As more and more businesses adopt microservices and leverage cloud infrastructures, keeping track of services and resources becomes increasingly important. Comprehensive monitoring is needed to ensure optimal performance, avoid downtime and ensure all have a great user experience. But leaving monitoring to the cloud provider may not give you the insights you need.
This post explores options for Amazon Web Services (AWS) monitoring, the range of tools you can use and the best practices available to help your business effectively monitor resources and achieve optimal performance.
AWS monitoring refers to tracking and analyzing the performance and health of the different resources and services hosted on the AWS cloud. AWS resources can include EC2 instances, databases, storage systems, networking services and more.
The goal of monitoring is to ensure that these resources are functioning optimally and to quickly identify and fix issues that may impact the performance or availability of applications running on the cloud platform.
Monitoring involves the collection of metrics such as CPU utilization, network traffic and disk usage. You can then set alarms to notify you when performance metrics exceed predefined thresholds. This way, you can quickly identify and fix issues that may impact the performance of your AWS resources.
AWS monitoring can also involve tracing requests made to applications running on AWS. By tracing requests and identifying bottlenecks, you can optimize applications for better performance and reduce the risk of downtime.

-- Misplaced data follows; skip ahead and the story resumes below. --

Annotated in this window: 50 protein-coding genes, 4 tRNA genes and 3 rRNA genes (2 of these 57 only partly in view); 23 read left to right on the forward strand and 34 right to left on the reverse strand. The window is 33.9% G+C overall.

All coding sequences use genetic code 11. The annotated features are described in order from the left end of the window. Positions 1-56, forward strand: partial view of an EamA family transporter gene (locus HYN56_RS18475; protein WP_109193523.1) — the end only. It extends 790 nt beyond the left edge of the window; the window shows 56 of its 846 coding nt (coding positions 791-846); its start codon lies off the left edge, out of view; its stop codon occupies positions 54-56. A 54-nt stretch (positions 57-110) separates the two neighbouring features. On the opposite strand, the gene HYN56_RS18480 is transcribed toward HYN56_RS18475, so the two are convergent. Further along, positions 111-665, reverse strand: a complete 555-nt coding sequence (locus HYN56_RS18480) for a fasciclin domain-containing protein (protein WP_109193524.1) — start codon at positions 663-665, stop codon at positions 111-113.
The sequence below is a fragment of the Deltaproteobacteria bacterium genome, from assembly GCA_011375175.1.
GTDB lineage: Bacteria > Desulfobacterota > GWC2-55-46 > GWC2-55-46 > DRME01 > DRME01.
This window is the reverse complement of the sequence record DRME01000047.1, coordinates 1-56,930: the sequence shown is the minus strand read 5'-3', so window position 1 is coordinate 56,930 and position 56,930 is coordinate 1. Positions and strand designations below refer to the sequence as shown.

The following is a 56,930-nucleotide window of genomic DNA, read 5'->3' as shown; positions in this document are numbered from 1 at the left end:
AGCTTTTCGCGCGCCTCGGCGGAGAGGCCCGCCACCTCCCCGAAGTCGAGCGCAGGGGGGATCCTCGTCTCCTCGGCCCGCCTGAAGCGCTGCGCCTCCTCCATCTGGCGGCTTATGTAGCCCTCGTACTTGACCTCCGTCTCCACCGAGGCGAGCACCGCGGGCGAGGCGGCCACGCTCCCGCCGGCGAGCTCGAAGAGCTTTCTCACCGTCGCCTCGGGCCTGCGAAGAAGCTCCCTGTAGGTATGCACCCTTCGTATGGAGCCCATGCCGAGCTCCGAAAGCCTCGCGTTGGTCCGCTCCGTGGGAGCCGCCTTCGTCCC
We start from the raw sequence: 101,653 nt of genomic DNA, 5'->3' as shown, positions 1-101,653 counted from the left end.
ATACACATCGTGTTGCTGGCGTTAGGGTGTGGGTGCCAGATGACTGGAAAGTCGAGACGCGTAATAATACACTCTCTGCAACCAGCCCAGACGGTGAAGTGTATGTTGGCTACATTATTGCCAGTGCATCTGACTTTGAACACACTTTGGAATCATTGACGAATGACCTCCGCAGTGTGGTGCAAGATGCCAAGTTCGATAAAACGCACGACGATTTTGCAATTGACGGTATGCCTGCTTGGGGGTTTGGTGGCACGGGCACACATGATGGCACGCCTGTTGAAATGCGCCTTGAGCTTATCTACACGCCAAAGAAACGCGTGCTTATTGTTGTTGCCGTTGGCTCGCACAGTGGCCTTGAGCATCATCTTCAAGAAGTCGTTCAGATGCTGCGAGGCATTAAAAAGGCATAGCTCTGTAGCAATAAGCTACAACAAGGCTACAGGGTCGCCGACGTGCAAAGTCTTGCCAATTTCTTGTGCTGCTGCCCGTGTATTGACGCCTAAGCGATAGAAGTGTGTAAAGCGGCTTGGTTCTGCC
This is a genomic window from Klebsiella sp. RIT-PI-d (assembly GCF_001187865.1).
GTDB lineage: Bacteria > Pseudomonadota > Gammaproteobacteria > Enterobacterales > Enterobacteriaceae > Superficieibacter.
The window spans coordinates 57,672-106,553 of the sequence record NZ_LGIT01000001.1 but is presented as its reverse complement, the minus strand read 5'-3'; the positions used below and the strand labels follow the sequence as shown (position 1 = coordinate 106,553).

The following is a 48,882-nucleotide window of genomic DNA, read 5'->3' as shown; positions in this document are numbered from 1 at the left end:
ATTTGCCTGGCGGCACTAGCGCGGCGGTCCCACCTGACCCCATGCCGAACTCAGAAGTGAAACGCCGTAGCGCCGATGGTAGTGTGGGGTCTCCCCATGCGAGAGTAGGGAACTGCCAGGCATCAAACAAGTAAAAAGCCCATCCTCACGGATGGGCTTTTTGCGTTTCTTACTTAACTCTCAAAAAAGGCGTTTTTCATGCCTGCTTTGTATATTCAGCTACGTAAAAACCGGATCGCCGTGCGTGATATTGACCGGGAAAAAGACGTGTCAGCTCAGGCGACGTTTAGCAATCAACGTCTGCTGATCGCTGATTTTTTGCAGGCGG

Now let’s look at what AWS uses for monitoring. Below is a list of six tools that monitor AWS resources.
Netreo is a full-stack monitoring and observability tool that collects and analyzes metrics data from various AWS resources. These resources include EC2 instances, S3 buckets, RDS instances, API gateways, Lambda and ELB functions. Netreo uses AWS CloudWatch APIs to collect metrics data and then correlates and analyzes the data to provide insights into the health and performance of AWS resources. The monitoring solution uses a range of metrics, including CPU utilization, memory usage and network traffic.
In addition to real-time monitoring, Netreo also provides a historical analysis of metrics data, allowing IT teams to identify trends and patterns in the performance of their AWS resources. Historical data helps IT teams predict future performance issues and proactively prevent downtime and performance degradation.
Netreo’s key features include:
Retrace provides monitoring capabilities for applications running on AWS infrastructure by using traces and logs. Collecting trace data and log information from various sources, including AWS CloudWatch logs, Windows event logs and Linux syslog, Retrace consolidates this data into a centralized view.
Retrace monitors the health and performance of applications by analyzing trace data, which provides a detailed record of each transaction that occurs within an application. The full lifecycle APM solution uses this information to identify bottlenecks, errors and other issues that could impact the performance and availability of the application.